How to Court a Connecticut Yankee - The American Spectator | USA News and Politics
How to Court a Connecticut Yankee
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Criticizing Democratic Party politics from a right-wing perspective can be a hard sell, mainly because it involves throwing stones in a glass house. Whereas the Republicans are worried about their prospects in the 2006 election as a result of a lack of fidelity to their base, the Democrats are finding out what their base feels — and it’s not pretty.

The three-term senator from Stamford faces accusations of being “too conservative” as he is reportedly losing ground to a relative unknown while seeking the Democratic nomination. He is frequently cited for criticizing Clinton’s affairs, supporting the war in Iraq, castigating Hollywood for exposing children to sex and violence, and calling for school vouchers. All this has earned him the reputation of being “further to the right than most Republicans in the Northeast.” So, clearly, the Democrats would be a little upset, wouldn’t they?

Actually, no, that’s a trick question. Lieberman’s criticism of Clinton resulted in a push for censure, not for impeachment. His religiosity doesn’t preclude his cozy pro-choice stance, most of his rhetoric favors big government, and during his candidacy in 2000 for the Vice Presidency, one could hardly say his was even a remotely conservative platform. On the issues, Lieberman is an establishment Democrat. So why are people treating Joe Lieberman like the next Zell Miller?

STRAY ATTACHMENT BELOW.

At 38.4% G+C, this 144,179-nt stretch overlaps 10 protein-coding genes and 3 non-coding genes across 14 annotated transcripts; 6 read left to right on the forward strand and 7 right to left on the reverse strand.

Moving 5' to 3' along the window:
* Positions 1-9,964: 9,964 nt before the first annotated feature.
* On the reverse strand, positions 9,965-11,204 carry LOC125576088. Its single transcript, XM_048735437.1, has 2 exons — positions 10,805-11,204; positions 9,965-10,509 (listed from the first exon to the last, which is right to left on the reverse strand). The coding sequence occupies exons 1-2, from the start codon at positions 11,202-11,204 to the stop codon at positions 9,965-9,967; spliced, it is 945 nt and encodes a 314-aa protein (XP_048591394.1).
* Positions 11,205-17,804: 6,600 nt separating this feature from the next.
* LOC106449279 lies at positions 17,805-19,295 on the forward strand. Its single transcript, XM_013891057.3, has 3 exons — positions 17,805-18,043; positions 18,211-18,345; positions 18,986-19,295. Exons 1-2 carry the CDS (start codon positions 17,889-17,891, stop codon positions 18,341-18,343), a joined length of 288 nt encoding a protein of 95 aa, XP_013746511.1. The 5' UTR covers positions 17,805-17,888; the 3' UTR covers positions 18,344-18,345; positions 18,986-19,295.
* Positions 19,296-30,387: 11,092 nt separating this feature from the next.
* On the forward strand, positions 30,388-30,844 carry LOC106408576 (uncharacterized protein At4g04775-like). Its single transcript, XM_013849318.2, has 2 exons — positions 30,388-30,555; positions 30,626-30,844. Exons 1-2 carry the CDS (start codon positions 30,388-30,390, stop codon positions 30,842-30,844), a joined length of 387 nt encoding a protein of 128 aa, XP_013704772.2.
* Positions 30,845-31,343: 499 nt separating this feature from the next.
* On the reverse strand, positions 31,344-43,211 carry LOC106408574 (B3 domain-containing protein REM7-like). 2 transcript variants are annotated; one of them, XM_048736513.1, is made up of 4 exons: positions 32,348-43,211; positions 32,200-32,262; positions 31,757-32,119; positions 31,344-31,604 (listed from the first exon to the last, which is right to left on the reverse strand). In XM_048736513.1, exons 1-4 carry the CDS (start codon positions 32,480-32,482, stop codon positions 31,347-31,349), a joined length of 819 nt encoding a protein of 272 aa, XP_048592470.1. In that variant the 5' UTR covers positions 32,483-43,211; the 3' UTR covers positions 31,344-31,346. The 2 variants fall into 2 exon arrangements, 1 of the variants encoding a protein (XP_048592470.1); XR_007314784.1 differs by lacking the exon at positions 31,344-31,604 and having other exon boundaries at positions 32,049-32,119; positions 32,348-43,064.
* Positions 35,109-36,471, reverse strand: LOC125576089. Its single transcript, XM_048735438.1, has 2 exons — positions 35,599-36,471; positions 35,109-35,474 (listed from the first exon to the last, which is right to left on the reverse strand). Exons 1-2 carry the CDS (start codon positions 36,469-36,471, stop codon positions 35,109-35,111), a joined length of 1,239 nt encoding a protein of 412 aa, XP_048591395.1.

Maybe because it’s not what Lieberman believes, but how he makes those beliefs known. Los Angeles Times columnist Ron Brownstein summed up the problem on Meet the Press last Sunday (video here):

He seems to have gone out of his way through this process to provoke the Democratic base…. You know, the entire idea of a primary had really wound down in Connecticut until he went out last fall and … criticized Democrats for criticizing President Bush.

Here are a few of Brownstein’s examples. The same night MoveOn.org held a 24-hour online primary to decide whether to enter the Democratic race, Lieberman received an award from the conservative Committee on the Present Danger. Prior to that, he was the first speaker on the Republicans’ time against the Kerry-Feingold amendment to pull out troops from Iraq.

That’s it? That’s a Democrat sell-out? When Republicans complain that someone sells out, they usually switch parties or raise taxes. Lieberman’s greatest sin, apparently, is supporting the war effort and being statesmanlike in his approach. The fact that Lieberman isn’t angry is apparently reason enough for Dems to get even more angry.

RUSS FEINGOLD RECENTLY told the press that whoever wins the primary will get his support. This is the Senator’s way of saying “I support his opponent” without actually saying it. That’s a big if, especially when taking into consideration Lieberman’s opponent, Greenwich executive Ned Lamont. Lamont mirrors Feingold’s approach, particularly against the war. One of Lamont’s ads starts, “I’m running for the U.S. Senate. I’m running because George W. Bush is wrong.” Well, if this is the new Democratic junior senator from Connecticut, Feingold would have good reason to celebrate.